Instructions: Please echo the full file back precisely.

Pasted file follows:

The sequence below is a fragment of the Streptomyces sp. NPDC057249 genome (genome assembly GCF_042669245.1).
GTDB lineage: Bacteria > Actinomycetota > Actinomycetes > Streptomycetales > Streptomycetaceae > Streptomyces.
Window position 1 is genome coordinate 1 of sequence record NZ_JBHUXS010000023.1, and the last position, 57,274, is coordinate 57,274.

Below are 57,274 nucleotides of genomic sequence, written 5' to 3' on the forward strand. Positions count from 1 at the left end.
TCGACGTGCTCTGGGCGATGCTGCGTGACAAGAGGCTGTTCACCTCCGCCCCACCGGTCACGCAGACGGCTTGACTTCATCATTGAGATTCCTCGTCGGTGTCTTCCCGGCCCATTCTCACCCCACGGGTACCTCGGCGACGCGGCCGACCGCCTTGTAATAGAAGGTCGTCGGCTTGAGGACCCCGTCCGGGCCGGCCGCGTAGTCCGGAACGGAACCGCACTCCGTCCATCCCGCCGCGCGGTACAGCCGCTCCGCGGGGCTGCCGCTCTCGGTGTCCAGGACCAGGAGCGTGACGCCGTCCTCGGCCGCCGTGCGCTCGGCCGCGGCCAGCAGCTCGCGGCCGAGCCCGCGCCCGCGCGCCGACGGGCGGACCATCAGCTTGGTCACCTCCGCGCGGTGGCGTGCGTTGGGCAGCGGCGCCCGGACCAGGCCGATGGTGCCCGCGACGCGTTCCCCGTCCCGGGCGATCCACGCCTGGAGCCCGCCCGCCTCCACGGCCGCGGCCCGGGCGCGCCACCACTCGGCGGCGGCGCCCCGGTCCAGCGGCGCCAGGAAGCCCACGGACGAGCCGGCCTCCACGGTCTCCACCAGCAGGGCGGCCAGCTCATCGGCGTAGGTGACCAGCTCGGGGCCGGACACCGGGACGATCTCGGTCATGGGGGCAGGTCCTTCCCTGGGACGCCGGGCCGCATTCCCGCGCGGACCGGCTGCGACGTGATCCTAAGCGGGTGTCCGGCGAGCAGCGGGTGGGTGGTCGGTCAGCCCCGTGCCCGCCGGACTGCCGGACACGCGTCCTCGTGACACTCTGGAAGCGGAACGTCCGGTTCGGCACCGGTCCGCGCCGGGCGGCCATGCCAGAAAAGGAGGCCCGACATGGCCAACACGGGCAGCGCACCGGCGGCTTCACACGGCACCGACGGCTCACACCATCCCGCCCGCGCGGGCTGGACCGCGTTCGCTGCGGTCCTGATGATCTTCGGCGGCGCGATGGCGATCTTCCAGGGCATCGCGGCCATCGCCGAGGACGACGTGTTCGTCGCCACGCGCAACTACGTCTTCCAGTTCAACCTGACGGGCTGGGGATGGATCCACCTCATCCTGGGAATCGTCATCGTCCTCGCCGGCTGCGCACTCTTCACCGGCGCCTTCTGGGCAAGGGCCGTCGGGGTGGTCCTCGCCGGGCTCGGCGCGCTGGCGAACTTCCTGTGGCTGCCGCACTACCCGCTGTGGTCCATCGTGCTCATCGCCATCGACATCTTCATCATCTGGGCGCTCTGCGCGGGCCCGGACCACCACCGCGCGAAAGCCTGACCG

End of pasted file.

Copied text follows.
The sequence below is a fragment of the Streptomyces sp. NPDC057249 genome (genome assembly GCF_042669245.1).
GTDB lineage: Bacteria > Actinomycetota > Actinomycetes > Streptomycetales > Streptomycetaceae > Streptomyces.
Window position 1 is genome coordinate 1 of sequence record NZ_JBHUXS010000023.1, and the last position, 57,274, is coordinate 57,274.

Below are 57,274 nucleotides of genomic sequence, written 5' to 3' on the forward strand. Positions count from 1 at the left end.
TCGACGTGCTCTGGGCGATGCTGCGTGACAAGAGGCTGTTCACCTCCGCCCCACCGGTCACGCAGACGGCTTGACTTCATCATTGAGATTCCTCGTCGGTGTCTTCCCGGCCCATTCTCACCCCACGGGTACCTCGGCGACGCGGCCGACCGCCTTGTAATAGAAGGTCGTCGGCTTGAGGACCCCGTCCGGGCCGGCCGCGTAGTCCGGAACGGAACCGCACTCCGTCCATCCCGCCGCGCGGTACAGCCGCTCCGCGGGGCTGCCGCTCTCGGTGTCCAGGACCAGGAGCGTGACGCCGTCCTCGGCCGCCGTGCGCTCGGCCGCGGCCAGCAGCTCGCGGCCGAGCCCGCGCCCGCGCGCCGACGGGCGGACCATCAGCTTGGTCACCTCCGCGCGGTGGCGTGCGTTGGGCAGCGGCGCCCGGACCAGGCCGATGGTGCCCGCGACGCGTTCCCCGTCCCGGGCGATCCACGCCTGGAGCCCGCCCGCCTCCACGGCCGCGGCCCGGGCGCGCCACCACTCGGCGGCGGCGCCCCGGTCCAGCGGCGCCAGGAAGCCCACGGACGAGCCGGCCTCCACGGTCTCCACCAGCAGGGCGGCCAGCTCATCGGCGTAGGTGACCAGCTCGGGGCCGGACACCGGGACGATCTCGGTCATGGGGGCAGGTCCTTCCCTGGGACGCCGGGCCGCATTCCCGCGCGGACCGGCTGCGACGTGATCCTAAGCGGGTGTCCGGCGAGCAGCGGGTGGGTGGTCGGTCAGCCCCGTGCCCGCCGGACTGCCGGACACGCGTCCTCGTGACACTCTGGAAGCGGAACGTCCGGTTCGGCACCGGTCCGCGCCGGGCGGCCATGCCAGAAAAGGAGGCCCGACATGGCCAACACGGGCAGCGCACCGGCGGCTTCACACGGCACCGACGGCTCACACCATCCCGCCCGCGCGGGCTGGACCGCGTTCGCTGCGGTCCTGATGATCTTCGGCGGCGCGATGGCGATCTTCCAGGGCATCGCGGCCATCGCCGAGGACGACGTGTTCGTCGCCACGCGCAACTACGTCTTCCAGTTCAACCTGACGGGCTGGGGATGGATCCACCTCATCCTGGGAATCGTCATCGTCCTCGCCGGCTGCGCACTCTTCACCGGCGCCTTCTGGGCAAGGGCCGTCGGGGTGGTCCTCGCCGGGCTCGGCGCGCTGGCGAACTTCCTGTGGCTGCCGCACTACCCGCTGTGGTCCATCGTGCTCATCGCCATCGACATCTTCATCATCTGGGCGCTCTGCGCGGGCCCGGACCACCACCGCGCGAAAGCCTGACCG